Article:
• Antitumor: There is some evidence suggesting it may have antitumor properties, although further research is needed to confirm this.

  • windAir-purifying Qualities

    This plant is not specifically known for air purifying qualities.

  • leavesOther Uses

    • The tubers of Arisaema consanguineum, known as the Himalayan Cobra Lily, can be used as a source of starch in times of food scarcity.
    • Due to its striking appearance, the plant is often incorporated into garden designs and landscapes for ornamental purposes.
    • The fibers extracted from the plant can be used in the construction of small crafts and for weaving baskets in certain cultures.
    • Its unique inflorescence can be studied by botanists and horticultural enthusiasts for educational purposes and to understand the biodiversity within the Arisaema genus.
    • The sap of the Himalayan Cobra Lily may be applied to fishing nets as a presumed insect repellent to protect them from damage.
    • Artists and photographers may use the plant as a subject in their works due to its visually striking hood-like spathe and overall structure.
    • In regions where it grows, the plant can be a source of intrigue in ecotourism, attracting visitors interested in exotic flora.
    • The plant's seeds can be propagated for conservation purposes to maintain genetic diversity within the species and for reforestation efforts.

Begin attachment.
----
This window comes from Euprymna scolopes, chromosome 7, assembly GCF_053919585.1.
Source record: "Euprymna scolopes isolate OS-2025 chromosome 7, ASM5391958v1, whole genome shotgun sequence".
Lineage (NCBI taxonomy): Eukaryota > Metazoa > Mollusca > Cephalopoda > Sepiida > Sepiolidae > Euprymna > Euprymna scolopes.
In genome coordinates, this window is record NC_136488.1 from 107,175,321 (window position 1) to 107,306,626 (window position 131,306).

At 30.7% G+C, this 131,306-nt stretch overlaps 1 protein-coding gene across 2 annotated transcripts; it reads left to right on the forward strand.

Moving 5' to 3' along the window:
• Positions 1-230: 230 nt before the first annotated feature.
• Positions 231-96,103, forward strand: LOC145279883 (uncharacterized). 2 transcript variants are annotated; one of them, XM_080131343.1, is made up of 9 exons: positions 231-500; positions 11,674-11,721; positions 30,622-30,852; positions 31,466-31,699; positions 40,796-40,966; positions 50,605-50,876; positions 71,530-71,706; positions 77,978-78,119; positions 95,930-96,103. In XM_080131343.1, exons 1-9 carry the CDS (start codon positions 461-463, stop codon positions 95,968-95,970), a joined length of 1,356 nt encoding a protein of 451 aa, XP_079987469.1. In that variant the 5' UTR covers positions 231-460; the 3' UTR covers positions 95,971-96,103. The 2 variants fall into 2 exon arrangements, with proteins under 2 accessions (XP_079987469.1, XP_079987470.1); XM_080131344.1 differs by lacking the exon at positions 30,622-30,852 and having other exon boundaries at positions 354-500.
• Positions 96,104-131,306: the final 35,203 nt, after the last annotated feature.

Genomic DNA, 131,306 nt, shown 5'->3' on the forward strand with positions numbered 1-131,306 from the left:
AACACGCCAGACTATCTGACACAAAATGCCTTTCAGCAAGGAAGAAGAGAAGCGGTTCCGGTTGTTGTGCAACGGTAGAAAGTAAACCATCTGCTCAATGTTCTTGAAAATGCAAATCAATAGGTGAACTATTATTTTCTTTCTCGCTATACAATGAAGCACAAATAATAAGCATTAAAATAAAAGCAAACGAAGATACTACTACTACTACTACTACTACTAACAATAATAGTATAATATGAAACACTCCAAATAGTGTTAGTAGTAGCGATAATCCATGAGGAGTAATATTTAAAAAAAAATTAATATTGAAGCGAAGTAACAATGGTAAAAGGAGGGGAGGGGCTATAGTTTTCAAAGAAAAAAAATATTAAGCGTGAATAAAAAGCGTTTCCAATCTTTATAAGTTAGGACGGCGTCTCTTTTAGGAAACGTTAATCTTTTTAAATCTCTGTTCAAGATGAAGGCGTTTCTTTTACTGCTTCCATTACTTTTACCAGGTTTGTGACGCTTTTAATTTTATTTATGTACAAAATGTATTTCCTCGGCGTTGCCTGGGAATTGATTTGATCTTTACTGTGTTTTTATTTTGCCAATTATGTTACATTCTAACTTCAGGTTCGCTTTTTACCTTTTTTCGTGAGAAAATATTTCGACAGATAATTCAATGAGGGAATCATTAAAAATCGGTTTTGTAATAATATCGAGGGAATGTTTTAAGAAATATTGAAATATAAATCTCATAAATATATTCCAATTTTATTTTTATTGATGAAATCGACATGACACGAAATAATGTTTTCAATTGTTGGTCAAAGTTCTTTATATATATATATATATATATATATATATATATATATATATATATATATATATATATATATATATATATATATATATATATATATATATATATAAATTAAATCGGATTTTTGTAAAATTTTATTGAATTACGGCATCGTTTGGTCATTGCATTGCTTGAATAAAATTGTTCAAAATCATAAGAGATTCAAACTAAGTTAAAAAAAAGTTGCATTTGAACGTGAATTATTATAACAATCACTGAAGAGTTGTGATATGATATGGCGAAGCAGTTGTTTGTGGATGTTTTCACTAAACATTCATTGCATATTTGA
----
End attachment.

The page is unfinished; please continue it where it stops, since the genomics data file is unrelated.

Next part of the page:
• Culturally, it may play a role in rituals or ceremonies, where it represents certain symbolic meanings related to its appearance.
    • Botanical illustrators may utilize the Himalayan Cobra Lily as a specimen for detailed botanical drawings, contributing to scientific documentation and artistry.

Interesting Facts

  • bedFeng Shui

    The Chinese Cobra Lily is not used in Feng Shui practice.

  • aquariusZodiac Sign Compitability

    The Chinese Cobra Lily is not used in astrology practice.

  • spiralPlant Symbolism

    • Mystery: Arisaema consanguineum, commonly known as Himalayan Cobra Lily, has a unique and exotic flower shape that resembles a cobra's hood, creating an air of mystery and intrigue.
    • Protection: The flower's hooded form is thought to symbolize shelter and protection, as it appears to safeguard the inner parts of the flower.
    • Healing: In traditional medicine, parts of the Himalayan Cobra Lily have been used for healing purposes, thus it is often associated with health and healing.